A report from the Universidad Tecnica Federico Santa Maria and the Fraunhofer Chile Research Foundation predicts that Concentrated Solar Power (CSP) plants could be built in the northern Atacama Desert area with a levelized cost of energy (LCOE) that falls to $76 per MWh around Copiapo, the mining town and capital of the Atacama Region.
The projected prices varied around an average of $89 per MWh in a large swathe of territory from the far-north Arica province, down through Parinacota, to the northern part of Coquimbo province, whose capital La Serena is 400 km north of national capital Santiago. This $89 per MWh territory combines solar irradiation of over 9.5 KWh per meter squared per day
The report says factors such as capital costs, opex, electrical output, topography, and water/grid/road access, were defined by geographical location. The resulting formula was used to generate a cost map for a modeled 130 MW, 30-year CSP project at locations throughout Chile. This methodology could be a useful tool to apply to other countries for locating niche CSP plant sites.
A crop of the report’s LCOE map, showing the northern part of Chile.
The region is seeing multi GWs of solar PV development, pushed by mining – which is a big fraction of total Chilean electricity consumption. Copper exports make up 20% of government revenue. The Atacama is also the global hotspot for Direct Normal Irradiation – the measurement relevant to CSP power – with some areas over 3.6 MWh per meter squared per year. The sky is free of clouds for 300 days each year – relevant since clouds are a big problem for CSP plants, causing shutoffs in some Chinese pilot projects.
As the report describes, the area’s low humidity of 30% to 50% is a benefit, as too much humidity interferes with the operation of the dry condenser component in the CSP tower. The condenser is used to cool the Rankine steam cycle – an air based dry cooling system is needed in the desert, because of water scarcity.
The northern region also has areas of strong wind – sometimes strong enough to make the heliostats adopt their low wind resistance position to avoid damage, which prevents generation.
The report from the Chilean university and Fraunhofer Chile reconfirms the above Irena predictions from January 2018, from a report which predicted 2020 as the turning point for CSP. A cost range of $70 per MWh to $100 per MWh globally was anticipated, grid connection cost included. 2019 saw two record low CSP bids – $71 per MWh in Morocco and $73 per MWh in the UAE.
Chile has one CSP project nearly commissioned – the 110 MW CSP, 100 MW PV Cerro Dominador project, now being developed by EIG Global Energy Partners – the project gained a $114/MWh government PPA in 2014. Last month it completed the 56-day process of melting 46,000 tonnes potassium nitrate and sodium nitrate salts used in its tanks – which will provide 17.5 hours of heat energy storage when the plant comes online later this year.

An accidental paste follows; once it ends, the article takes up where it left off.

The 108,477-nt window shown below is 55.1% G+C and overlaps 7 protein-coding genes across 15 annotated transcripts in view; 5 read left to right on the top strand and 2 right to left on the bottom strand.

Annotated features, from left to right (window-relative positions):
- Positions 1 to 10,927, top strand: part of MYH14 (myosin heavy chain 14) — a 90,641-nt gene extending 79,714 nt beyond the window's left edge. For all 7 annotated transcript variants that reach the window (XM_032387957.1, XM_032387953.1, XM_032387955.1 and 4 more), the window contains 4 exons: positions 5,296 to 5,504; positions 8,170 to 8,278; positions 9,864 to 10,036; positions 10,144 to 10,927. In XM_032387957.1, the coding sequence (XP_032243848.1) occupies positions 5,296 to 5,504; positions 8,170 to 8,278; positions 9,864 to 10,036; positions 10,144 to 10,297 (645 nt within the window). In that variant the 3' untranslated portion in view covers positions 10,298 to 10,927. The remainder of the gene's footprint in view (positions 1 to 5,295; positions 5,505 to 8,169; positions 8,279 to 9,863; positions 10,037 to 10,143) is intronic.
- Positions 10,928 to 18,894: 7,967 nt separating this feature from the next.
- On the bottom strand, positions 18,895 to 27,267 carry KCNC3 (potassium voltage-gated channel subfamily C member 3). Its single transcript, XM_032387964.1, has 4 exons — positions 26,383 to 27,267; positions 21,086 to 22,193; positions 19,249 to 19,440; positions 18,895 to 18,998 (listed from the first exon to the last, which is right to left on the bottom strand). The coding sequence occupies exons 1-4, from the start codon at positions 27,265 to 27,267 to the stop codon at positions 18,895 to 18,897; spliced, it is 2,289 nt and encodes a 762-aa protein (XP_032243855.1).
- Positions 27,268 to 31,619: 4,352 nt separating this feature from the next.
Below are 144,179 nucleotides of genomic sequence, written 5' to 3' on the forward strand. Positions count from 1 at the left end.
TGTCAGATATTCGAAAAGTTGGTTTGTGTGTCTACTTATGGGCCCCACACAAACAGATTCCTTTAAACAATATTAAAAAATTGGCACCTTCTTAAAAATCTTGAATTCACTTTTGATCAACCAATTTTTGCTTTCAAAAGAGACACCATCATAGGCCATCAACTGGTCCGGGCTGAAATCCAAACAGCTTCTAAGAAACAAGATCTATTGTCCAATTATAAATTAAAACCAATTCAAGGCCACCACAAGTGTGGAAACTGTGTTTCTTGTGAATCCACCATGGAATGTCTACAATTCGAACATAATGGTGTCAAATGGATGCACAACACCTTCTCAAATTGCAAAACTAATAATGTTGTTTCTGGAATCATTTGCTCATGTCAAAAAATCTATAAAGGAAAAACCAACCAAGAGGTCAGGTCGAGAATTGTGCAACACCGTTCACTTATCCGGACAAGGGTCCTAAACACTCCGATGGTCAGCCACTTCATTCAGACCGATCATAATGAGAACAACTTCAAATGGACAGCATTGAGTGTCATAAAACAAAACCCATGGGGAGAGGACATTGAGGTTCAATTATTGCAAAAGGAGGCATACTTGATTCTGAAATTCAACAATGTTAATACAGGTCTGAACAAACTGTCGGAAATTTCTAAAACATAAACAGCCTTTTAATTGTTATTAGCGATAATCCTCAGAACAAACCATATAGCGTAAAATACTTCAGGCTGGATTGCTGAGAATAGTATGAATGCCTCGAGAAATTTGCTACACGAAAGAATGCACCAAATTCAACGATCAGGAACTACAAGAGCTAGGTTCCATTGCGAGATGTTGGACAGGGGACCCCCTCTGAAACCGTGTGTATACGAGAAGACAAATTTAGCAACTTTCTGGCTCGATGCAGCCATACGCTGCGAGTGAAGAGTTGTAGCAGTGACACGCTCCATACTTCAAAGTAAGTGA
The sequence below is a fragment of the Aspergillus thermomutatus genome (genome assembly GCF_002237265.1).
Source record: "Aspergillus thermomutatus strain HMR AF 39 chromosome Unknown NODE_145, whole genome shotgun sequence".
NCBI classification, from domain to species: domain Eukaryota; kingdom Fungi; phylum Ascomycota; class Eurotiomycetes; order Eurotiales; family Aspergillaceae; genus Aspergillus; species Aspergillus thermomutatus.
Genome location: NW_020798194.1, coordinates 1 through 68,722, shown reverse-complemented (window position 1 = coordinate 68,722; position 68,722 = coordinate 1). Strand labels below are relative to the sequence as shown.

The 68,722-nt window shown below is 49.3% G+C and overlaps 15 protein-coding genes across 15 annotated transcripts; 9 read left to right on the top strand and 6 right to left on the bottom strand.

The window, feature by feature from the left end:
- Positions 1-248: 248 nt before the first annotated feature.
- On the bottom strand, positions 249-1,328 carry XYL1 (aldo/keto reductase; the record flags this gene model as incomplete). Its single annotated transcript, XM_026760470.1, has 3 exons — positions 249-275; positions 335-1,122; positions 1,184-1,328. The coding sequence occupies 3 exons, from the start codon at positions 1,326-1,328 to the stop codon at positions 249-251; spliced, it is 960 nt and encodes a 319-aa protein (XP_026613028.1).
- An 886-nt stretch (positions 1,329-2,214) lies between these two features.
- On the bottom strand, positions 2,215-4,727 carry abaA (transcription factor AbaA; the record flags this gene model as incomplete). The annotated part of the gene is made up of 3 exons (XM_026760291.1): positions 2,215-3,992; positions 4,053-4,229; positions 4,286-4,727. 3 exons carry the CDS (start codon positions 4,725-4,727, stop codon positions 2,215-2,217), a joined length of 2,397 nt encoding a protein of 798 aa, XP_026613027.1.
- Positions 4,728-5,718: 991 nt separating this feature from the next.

Cerro Dominador is 90% complete, but was delayed in November by a fire which broke out amongst wooden scaffolding and platforms, destroying electrical equipment at the top of the receiving tower. Although no equipment deliveries have been delayed, work has been placed under Coronavirus social distancing measures. Now only tower piping and the last steps of commissioning remain. Economic fallout from the lockdown will make it hard to sign additional PPAs, but the project has a 5-year PPA from December with fuel distributor Empresas Copec.
EIG Global Energy Partners is also developing the nearby Likana CSP project, which it acquired in October. The project weighs in at 450 MW and will place a bid in Chile’s June auction next month. The auction doesn’t discriminate by technology, so the project’s CSP will be going up against all other types, including combined-cycle gas turbines. EIG is working with many EPCs to keep their costs as low as they can, and CEO Fernando Gonzalez claims it will be competitive, and a new world record for CSP.
Several other sites have been examined by the company for potential CSP developments, but with Coronavirus lockdowns slashing electricity demand and economic activity, these are most likely on the back burner for now.
The presence of multiple large-scale CSP projects in the country has positive implications for the CSP supply chain there – even in China, most of a batch of pilot CSP projects experienced huge delays, partly due to supply line issues. However, several of these projects have shown signs of life in 2020, and Chinese EPC groups have an increasing presence in Chilean developments.
The Fraunhofer Chile Foundation has also previously considered, in 2017, that the heat of CSP plants could be used for Multiple Effect Distillation (MED), a distillation process that uses relatively low temperatures of under 70°C. Land near the coast doesn’t have good solar resource and is more costly to acquire, so this would have to involve seawater pipelines leading further inland, such as the 145 kilometer connection to the Esperanza mine.
Chile has a 60% renewables power target for 2035, up from the current value of around 20%. A rise in renewable generation will help make CSP attractive, due to its strong heat energy storage component in the form of molten salt. 1.1 GW of Chile’s coal plants will be closed by 2024, with the remaining 3.9 GW following by 2040, but that will still leave Chile needing another 1.5 GW of dispatchable capacity in the next five years.